English: There, here and over there. Basically, in a sense, to mean restless. A collection of thoughts, musings and ramblings...

Tuesday, April 24, 2012

How I decided to jump on the #BERSIH bandwagon

An obedient child is a good child.


Children should be seen and not heard.

I've always been the good child. The child that is told what to do. All the way through school I have followed rules to the book. Well, I've had my moments, which was reciprocated with small punishments, like being made to do squats, or stand on chair, given a slap on the wrist etc.

From young we have been programmed to obey. In Malaysian schools especially, we were trained to sit in class quietly, and just listen. Never to contradict. Never to question.

What the teacher says is equal to law. Or to that effect. If you question, or say 'no, Sir / Miss, I disagree', or 'why should we do that?', immediately we would be branded as the troublemaker, or even stupid. Punishable.

Come to a Malaysian classroom, most non-Asian foreigners would be amazed at the quietness and apparent disciplined behaviour of our students.

We call it 'hardworking' or 'studious'. I'd say we are robots. Devoid of independent thought.

This is how I see the government of today. Citizens of Malaysia are expected to just sit and swallow the treatment, laws and such doled out to us without question. Like candy to a child, we are supposed to skip around happily with our dosage of sugary treats a.k.a. the BR1M funds and such. And be overcome with thankfulness for such great treatment.

If we asked why they did certain things, we were treated as if we were too dumb and therefore not needed a proper explanation. Just to trust what they say, because they know best. For our opinions do not matter. Million dollar projects do. Case in point: Lynas

Once upon a time, I too was a complacent citizen of Malaysia. I knew we had issues, but I never felt particularly bothered about it. Or personally affected. My first encounter of #BERSIH was last year on the 9th of July, when roads were blocked and police stood together in troops to guard against potential invaders to the Padang Merdeka in KK.

Honestly, I was annoyed. For on that day, I had organised a workshop on beauty, which had been planned for months and months ahead. And the location was at Kinabalu Club, right next to the Padang Merdeka, which was under heavy surveillance. People found it hard to get in, but luckily the event still managed to pull through in spite of the difficulties we had to face. Thanks to the participants who braved their way through the roadblocks.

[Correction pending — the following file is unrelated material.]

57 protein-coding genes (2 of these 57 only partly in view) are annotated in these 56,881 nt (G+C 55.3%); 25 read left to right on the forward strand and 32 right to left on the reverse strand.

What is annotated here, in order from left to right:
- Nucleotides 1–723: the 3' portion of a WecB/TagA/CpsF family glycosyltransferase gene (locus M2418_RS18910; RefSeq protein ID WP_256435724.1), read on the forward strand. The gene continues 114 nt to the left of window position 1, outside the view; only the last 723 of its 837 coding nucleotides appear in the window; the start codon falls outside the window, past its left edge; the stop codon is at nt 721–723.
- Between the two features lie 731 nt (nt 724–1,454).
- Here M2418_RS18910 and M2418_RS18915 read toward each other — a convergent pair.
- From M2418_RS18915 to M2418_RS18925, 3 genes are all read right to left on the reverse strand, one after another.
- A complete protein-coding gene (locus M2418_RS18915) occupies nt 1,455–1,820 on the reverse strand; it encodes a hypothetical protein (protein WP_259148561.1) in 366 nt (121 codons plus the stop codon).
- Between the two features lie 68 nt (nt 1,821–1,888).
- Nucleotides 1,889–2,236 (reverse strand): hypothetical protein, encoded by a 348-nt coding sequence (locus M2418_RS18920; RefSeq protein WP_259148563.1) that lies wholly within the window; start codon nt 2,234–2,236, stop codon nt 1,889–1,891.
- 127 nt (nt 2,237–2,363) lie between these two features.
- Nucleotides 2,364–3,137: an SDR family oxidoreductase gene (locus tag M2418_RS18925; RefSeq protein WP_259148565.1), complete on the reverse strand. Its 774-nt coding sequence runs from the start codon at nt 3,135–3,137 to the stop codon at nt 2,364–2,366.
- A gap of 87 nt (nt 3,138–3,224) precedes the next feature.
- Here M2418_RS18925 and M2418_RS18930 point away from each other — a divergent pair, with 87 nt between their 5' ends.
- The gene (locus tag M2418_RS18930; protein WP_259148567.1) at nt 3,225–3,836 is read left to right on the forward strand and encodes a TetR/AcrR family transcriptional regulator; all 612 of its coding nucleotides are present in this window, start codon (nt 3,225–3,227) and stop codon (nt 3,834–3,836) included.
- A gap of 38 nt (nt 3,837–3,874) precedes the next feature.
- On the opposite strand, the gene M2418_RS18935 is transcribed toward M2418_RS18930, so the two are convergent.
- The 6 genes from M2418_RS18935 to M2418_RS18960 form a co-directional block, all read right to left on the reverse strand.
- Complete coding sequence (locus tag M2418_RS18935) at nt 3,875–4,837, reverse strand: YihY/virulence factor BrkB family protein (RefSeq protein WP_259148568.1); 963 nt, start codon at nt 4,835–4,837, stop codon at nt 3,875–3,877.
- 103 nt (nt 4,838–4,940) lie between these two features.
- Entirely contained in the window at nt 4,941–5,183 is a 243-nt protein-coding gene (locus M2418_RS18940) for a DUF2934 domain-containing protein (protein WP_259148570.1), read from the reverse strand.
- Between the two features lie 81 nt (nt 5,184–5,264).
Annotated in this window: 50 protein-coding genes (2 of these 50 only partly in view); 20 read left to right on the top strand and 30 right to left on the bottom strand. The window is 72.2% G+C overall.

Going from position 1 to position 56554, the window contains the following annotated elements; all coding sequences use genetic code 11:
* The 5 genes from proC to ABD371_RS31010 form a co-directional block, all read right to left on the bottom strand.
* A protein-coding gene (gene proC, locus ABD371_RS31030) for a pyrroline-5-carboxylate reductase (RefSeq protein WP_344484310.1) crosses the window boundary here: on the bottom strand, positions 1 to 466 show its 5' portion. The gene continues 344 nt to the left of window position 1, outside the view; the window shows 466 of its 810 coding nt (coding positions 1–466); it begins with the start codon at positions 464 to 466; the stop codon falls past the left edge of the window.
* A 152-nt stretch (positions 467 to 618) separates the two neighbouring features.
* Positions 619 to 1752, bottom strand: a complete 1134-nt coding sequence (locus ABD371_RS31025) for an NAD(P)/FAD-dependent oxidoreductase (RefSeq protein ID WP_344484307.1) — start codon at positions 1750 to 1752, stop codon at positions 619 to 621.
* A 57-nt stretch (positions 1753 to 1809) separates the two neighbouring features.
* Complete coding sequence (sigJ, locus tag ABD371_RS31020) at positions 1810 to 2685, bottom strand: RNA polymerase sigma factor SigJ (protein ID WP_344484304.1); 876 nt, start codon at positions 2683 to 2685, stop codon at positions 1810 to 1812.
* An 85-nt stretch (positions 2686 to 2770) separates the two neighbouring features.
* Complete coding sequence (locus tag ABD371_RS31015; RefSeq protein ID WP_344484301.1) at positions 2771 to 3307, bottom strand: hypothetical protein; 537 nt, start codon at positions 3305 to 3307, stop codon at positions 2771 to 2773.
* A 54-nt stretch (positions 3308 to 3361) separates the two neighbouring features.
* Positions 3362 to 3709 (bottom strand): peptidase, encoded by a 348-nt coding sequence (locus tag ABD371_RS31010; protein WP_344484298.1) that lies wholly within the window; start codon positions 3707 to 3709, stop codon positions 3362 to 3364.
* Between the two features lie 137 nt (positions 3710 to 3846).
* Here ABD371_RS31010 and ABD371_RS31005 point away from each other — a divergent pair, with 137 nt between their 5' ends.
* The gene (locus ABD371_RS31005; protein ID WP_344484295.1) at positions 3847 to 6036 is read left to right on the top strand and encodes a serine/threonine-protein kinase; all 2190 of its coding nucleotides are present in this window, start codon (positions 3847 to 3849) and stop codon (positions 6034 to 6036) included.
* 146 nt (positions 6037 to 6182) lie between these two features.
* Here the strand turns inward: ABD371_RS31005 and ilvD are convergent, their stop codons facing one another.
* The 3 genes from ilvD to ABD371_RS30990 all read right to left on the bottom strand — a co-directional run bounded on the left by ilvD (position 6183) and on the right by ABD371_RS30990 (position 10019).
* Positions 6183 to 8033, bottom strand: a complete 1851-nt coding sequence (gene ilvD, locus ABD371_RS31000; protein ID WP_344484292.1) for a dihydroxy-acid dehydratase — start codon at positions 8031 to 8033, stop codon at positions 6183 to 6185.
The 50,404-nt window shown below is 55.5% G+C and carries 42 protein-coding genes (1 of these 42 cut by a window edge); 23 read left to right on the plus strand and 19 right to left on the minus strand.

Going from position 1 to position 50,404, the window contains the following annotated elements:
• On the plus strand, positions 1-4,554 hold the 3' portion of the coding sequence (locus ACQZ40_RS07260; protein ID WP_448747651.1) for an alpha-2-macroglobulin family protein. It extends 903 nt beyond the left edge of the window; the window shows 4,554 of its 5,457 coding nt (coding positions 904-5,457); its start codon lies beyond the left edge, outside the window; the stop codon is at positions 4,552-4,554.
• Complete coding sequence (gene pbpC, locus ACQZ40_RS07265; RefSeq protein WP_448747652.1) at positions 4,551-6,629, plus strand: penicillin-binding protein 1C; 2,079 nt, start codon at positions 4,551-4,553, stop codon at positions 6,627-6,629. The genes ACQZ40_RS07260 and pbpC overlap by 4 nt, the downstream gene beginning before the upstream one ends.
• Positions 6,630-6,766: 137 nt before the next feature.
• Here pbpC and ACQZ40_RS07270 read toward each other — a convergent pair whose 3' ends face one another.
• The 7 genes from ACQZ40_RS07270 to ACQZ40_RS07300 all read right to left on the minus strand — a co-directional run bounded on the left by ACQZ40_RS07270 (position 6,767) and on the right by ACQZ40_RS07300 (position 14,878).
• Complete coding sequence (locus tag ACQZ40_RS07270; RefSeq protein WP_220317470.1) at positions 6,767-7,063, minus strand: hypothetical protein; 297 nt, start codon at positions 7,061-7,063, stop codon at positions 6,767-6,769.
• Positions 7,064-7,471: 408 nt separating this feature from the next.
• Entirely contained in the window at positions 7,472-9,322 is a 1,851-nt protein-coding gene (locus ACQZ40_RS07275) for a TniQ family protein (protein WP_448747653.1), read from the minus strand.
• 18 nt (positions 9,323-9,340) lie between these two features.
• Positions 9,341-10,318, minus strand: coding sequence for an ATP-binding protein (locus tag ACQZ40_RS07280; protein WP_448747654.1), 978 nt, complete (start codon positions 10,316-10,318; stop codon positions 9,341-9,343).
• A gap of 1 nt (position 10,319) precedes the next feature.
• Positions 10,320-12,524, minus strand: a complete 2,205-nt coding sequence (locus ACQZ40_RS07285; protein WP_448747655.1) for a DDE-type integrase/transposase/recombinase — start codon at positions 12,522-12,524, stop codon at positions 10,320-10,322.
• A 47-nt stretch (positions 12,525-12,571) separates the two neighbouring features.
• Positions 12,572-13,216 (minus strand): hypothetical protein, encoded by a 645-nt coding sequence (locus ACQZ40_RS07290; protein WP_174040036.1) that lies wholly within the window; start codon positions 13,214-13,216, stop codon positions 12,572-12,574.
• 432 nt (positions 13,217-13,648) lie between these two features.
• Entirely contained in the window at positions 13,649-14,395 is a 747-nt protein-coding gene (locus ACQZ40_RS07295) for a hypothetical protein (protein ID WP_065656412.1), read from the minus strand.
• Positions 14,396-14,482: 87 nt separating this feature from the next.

But there was no #BERSIH gathering happening in Padang Merdeka that day. A lot of fuss for nothing.

Back then I was afraid to even consider wearing yellow. For all the negative connotations attached to it. Yellow. We were brainwashed. How is a yellow t-shirt a threat to public safety? (but of course, I didn't think about it that way back then).

Things started changing for me when I joined the Fiesta Feminista in November. I hadn't realised that it was actually a gathering of a group of activists, some hard-core. It certainly an eye-opener on the many problems plaguing our society today. It was just about women's issues, but took on a more holistic view of how all problems are related.

It was also a moment of realisation on how much we complain without having anything concrete done. We complain, from the backseat or from the comfort of our armchair, which doesn't help matters because we are not addressing the root of the problem. Even less helpful is that our so-called leaders are not willing to listen to the people, instead choosing to propagate their own agendas.

Idealists may argue with me and say that the leaders will do so-and-so, if we talk to them, but I am sorry to burst their bubble. I have worked in a number of charitable events, where the invited guests of honor would promise the moon and the stars to look good for the media, but a few weeks later the promises would just had fizzled away to nothingness.

From someone who didn't understand the full depth and reasoning for #BERSIH a mere 9-10 months ago, I find it kind of funny that now I am one of the people who is strongly advocating it. The mindset does evolve with the people you associate with.